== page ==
What is business process management? A BPM guide

Julia Martins contributor headshotJulia Martins
February 14th, 2024
11 min read
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Summary

If outdated processes are holding you back, business process management (BPM) can help. In this article, learn how to streamline essential business processes so your company can get more done, faster.

What is business process management (BPM)?

Business process management, or BPM, is the practice of analyzing and improving business processes. A business process is a sequence of tasks or activities your business performs to achieve a specific organizational goal. 

Why is this necessary? Over time, your business processes—which were likely built when you had fewer team members or before you used certain tools—may have become outdated, inefficient, or ineffective. BPM helps you analyze those processes and optimize them through tried-and-true process improvement practices. Oftentimes, this includes business process improvements like reducing bottlenecks, automating manual work, optimizing and streamlining inefficient processes, or re-orienting project goals around specific business outcomes. 

Critically, business process management doesn’t just help create a more efficient or effective business—it does both, at the same time. Without being efficient, effective processes may take more time to complete than necessary. Similarly, when efficient processes aren’t also optimized for effectiveness, they may be quick—but accomplish the wrong thing. To learn more about how to achieve both, read our article about the difference between efficiency and effectiveness.

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Why is BPM important?

According to Gartner, a foremost authority in BPM research, the importance of business process management lies in its ability to synchronize people, systems, and information to achieve targeted business outcomes.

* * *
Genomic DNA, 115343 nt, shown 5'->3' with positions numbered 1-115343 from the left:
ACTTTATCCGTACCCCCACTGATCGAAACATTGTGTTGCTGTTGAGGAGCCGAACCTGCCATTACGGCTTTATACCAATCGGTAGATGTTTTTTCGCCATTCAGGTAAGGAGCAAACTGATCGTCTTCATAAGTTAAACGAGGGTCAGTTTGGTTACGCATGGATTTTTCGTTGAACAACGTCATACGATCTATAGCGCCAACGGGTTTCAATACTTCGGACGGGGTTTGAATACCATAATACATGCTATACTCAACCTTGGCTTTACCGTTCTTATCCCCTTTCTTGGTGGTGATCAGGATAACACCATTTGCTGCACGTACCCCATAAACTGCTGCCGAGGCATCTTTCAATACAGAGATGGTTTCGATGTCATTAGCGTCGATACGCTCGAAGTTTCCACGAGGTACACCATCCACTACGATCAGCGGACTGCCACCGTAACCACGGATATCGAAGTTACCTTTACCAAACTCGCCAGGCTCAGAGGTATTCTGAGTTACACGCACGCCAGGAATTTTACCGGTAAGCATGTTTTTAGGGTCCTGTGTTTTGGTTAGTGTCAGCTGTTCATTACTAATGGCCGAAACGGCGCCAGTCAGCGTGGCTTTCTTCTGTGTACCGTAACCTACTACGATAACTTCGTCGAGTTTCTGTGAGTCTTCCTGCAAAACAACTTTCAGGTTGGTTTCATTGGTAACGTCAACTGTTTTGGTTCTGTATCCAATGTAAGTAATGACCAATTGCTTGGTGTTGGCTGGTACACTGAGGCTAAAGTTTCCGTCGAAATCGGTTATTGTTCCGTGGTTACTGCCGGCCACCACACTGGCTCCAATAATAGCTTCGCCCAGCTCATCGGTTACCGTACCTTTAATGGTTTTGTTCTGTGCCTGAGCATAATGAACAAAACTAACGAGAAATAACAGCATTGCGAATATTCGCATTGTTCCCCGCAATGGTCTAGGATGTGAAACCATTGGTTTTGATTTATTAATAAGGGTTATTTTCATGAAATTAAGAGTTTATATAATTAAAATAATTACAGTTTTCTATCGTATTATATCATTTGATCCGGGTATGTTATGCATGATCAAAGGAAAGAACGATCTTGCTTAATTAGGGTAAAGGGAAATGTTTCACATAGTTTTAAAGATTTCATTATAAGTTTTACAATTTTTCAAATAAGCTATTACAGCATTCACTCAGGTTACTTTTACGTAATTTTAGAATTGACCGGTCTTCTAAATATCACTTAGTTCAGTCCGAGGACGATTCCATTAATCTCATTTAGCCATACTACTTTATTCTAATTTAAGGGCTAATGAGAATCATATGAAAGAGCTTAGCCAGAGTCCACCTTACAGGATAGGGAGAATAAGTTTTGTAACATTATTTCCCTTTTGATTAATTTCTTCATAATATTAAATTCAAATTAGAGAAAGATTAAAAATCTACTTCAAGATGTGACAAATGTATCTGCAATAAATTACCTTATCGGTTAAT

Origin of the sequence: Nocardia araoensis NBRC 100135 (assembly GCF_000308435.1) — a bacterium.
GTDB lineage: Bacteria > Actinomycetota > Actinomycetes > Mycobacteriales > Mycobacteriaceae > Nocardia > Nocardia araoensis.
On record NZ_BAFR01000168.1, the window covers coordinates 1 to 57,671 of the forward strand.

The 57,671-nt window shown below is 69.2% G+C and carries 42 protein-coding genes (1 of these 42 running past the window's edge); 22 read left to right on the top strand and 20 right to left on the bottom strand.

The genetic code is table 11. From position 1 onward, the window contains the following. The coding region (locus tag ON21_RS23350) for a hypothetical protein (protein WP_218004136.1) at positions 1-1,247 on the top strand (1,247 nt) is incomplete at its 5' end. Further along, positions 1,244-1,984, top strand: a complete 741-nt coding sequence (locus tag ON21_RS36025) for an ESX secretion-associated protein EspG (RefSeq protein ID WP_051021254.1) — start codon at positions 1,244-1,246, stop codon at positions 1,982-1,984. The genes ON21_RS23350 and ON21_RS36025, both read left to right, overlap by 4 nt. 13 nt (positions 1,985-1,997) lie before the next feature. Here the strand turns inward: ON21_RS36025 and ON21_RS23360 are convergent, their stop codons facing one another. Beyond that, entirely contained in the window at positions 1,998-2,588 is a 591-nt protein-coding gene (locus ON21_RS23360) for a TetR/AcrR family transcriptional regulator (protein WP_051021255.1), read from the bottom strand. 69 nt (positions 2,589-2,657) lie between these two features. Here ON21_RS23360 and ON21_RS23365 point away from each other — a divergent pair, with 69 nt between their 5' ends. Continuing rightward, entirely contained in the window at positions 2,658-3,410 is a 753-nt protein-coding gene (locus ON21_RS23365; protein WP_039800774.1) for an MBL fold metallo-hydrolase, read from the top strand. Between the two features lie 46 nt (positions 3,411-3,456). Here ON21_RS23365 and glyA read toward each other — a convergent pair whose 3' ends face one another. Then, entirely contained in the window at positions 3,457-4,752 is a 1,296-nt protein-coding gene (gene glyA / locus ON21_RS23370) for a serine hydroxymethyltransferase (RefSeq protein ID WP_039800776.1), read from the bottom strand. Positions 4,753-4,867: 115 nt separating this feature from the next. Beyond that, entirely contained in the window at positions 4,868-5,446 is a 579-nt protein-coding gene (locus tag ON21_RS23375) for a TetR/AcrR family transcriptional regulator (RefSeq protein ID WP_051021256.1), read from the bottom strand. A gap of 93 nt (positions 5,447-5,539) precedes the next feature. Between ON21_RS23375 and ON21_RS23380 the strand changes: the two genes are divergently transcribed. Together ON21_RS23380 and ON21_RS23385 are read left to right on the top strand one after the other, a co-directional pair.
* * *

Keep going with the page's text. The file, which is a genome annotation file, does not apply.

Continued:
Here's how BPM helps both project managers and business process managers improve team and organizational process performance.

  • BPM systems streamline operational efficiency by improving business operations to become more efficient.

  • BPM enhances productivity by identifying and correcting inefficiencies, which leads to an increase in team productivity.

  • BPM drives innovation by aligning organizational processes and fostering a culture of continuous improvement.

Consider a software development team whose ad-hoc processes and frequent communication breakdowns caused delays in their project timelines. After adopting BPM systems, they established a clear workflow, assigned specific roles and responsibilities, and set measurable SMART goals. As a result, project completion rates improved significantly, and team collaboration became more efficient.

In essence, BPM helps project management professionals not only manage business process performance but also transform how teams achieve their goals.

Read: Process documentation guide with examples

3 types of business process management

BPM focuses on improving processes. But there are a lot of processes and use cases at your company, so there are additional types of BPM solutions to help you get to the bottom of these improvements. 

You don’t necessarily need to use these terms, but understanding the three different types of BPM helps you know which one to use to improve your processes. 

Human-centric BPM

Human-centric BPM caters to processes predominantly carried out by people. There are things that only people can do and often involve numerous approvals and tasks carried out by individuals. In this case, you can’t create perfect efficiency and effectiveness even if you try. So this type of BPM system works to unblock humans by integrating simple notifications, user-friendly interfaces, and effective tracking capabilities. All of which optimize people's understanding of the processes and provide them with real-time guidance.